Venezuelans who can pay for imported goods head to stores such as Cine Citta, located in the middle-class Colinas de Bello Monte district in the southeast of the capital, Caracas.
In the upscale districts in the east of the city, there are other small stores selling imported goods. Here, half a kilogram of rigatoni pasta can cost as much as $2, bearing in mind that the black market rate is around 1,400 bolivars to the dollar. At the end of October, Cine Citta was selling a five-liter bottle of fabric conditioner for 33,000 bolivars.
The government blames the crisis on falling oil prices and internal opposition
To get some idea of the cost to the average Venezuelan, in dollar terms, the minimum wage was $15 a month until last week. The bolivar has fallen in value to the dollar by more than 100% over the last year. A decree issued at the end of October supposedly raised the minimum wage 40% to 90,000 bolivars, which at the black market exchange rate is around $65. But that will soon shrink, say observers, due to the falling value of the currency.
Little wonder that there are few lines outside stores like Cine Citta, which sells a packet of 192 Huggies diapers for 120,000 bolivars. The same packet on Amazon would cost just over half that, if you have the dollars to pay for it.
The government’s strategy is to allow supermarkets to import goods in a bid to win the support of the country’s poor by selling them subsidized food. Since the middle of October, a government order has required companies to sell half their output to so-called Local Supply and Production Committees that provide food to the needy when they can, “so as to combat and win the economic war of destabilizing sectors.”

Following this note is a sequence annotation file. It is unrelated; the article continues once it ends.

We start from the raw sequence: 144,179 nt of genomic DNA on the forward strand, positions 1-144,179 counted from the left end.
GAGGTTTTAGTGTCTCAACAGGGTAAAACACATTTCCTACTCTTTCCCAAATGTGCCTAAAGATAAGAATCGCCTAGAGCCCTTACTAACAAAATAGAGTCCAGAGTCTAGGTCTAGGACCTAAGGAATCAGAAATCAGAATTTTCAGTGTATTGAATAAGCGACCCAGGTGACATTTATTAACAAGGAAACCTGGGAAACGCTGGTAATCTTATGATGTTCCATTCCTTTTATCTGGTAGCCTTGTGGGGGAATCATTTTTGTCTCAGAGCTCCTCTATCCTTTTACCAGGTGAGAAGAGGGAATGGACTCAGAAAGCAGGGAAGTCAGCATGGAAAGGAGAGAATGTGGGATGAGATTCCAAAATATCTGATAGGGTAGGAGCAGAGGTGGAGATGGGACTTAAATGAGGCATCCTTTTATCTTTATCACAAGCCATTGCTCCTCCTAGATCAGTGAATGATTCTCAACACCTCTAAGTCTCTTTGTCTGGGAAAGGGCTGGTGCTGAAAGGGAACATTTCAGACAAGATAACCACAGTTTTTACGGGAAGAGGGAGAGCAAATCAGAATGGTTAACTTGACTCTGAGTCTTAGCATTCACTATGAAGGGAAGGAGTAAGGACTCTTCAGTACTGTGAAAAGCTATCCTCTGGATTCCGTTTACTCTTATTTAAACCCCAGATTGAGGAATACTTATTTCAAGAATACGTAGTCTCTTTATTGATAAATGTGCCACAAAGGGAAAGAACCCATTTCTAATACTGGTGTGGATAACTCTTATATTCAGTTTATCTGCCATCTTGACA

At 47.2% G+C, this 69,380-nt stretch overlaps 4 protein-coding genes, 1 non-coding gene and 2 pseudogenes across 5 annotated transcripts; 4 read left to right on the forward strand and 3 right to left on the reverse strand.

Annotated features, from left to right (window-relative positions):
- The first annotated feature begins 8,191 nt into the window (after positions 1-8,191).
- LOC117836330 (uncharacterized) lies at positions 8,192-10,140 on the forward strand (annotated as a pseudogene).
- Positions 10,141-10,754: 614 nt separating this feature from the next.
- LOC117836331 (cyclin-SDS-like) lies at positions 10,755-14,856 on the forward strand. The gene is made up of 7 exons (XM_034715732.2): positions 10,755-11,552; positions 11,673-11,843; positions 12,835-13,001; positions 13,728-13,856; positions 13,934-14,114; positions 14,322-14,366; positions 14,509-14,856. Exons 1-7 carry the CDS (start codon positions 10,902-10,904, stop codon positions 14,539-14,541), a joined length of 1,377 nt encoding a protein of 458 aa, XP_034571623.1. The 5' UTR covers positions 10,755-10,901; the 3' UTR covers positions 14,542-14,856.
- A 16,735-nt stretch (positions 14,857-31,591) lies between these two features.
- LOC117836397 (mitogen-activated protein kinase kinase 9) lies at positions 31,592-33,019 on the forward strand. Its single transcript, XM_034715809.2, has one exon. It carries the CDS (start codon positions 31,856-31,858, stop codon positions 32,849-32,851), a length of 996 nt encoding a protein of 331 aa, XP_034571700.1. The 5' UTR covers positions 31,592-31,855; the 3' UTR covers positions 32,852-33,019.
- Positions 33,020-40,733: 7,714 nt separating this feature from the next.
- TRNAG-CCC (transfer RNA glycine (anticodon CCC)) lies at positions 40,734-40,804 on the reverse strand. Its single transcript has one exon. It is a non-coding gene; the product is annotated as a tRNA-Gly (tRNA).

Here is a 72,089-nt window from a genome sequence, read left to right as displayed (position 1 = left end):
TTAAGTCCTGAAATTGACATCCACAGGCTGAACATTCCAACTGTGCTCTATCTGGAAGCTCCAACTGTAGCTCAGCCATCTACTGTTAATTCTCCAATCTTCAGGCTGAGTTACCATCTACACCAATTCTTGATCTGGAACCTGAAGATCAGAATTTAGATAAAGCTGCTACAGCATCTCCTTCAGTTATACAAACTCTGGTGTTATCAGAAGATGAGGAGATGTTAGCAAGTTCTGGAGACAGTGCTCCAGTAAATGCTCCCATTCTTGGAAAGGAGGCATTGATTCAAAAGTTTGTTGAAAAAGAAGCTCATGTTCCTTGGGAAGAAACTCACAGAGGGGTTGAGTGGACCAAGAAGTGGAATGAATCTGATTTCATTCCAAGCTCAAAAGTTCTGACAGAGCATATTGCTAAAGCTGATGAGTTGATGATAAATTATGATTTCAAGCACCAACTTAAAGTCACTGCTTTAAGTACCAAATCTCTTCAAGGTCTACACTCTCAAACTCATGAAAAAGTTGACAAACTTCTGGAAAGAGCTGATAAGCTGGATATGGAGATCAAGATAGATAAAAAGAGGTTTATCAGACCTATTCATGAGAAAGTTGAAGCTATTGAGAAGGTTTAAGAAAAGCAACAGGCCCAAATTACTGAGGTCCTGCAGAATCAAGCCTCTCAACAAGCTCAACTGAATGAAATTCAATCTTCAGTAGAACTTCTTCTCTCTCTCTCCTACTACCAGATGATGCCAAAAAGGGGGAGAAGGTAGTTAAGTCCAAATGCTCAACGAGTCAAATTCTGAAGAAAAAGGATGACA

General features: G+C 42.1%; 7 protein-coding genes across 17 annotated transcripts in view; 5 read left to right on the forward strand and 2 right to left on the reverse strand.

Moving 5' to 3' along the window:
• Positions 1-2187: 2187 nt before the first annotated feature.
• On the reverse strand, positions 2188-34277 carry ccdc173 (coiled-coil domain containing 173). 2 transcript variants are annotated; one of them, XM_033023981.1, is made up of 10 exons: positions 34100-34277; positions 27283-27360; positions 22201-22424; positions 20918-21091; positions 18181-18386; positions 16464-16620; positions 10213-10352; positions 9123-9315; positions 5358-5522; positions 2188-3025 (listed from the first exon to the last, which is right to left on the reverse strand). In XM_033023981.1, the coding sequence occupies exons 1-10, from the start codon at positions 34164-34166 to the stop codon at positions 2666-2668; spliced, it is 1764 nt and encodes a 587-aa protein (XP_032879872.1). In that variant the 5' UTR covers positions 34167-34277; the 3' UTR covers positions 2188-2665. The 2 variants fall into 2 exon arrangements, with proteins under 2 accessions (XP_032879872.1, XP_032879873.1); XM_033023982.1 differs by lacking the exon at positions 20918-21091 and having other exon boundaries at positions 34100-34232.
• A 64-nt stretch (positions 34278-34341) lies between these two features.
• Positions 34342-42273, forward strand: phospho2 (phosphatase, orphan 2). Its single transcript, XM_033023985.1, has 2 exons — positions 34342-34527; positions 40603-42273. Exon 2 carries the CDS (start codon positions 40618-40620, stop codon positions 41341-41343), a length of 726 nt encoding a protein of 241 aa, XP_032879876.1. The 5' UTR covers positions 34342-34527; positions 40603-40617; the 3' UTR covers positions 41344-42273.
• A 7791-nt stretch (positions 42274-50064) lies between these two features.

Because most Venezuelans can’t afford imported goods, they have to depend on these government-run markets and stores that sell essential goods at the regulated, cheap prices. That’s why the country is seeing food lines stretching for multiple blocks.
Observers say that outlets such as Cine Citta are able to sell at high prices because they have connections in government. Provinces bordering Colombia and Brazil also sell imported goods. This summer, thousands of Venezuelans poured into Colombia to buy essential foodstuffs.
Most Venezuelans can’t afford imported goods, and depend on government-run markets
The crisis is due in large part to collapse of oil prices after 17 years of petroleum-fueled prosperity. Now Venezuela’s economy is considered by the International Monetary Fund as one of the worst in the world and, consequently, medical imports have become too costly to buy.
Venezuela’s embattled President Nicolás Maduro raised gasoline prices and devalued the bolivar in February. In January, he introduced a state of economic emergency.
Maduro defended the measures as being necessary to save the economy, which is expected to contract 8% this year after a 10% drop last year. The government blames the crisis on flagging oil prices and a concerted effort by the country’s business elite to wreck the socialist revolution begun by his predecessor Hugo Chávez.
English version by Nick Lyne.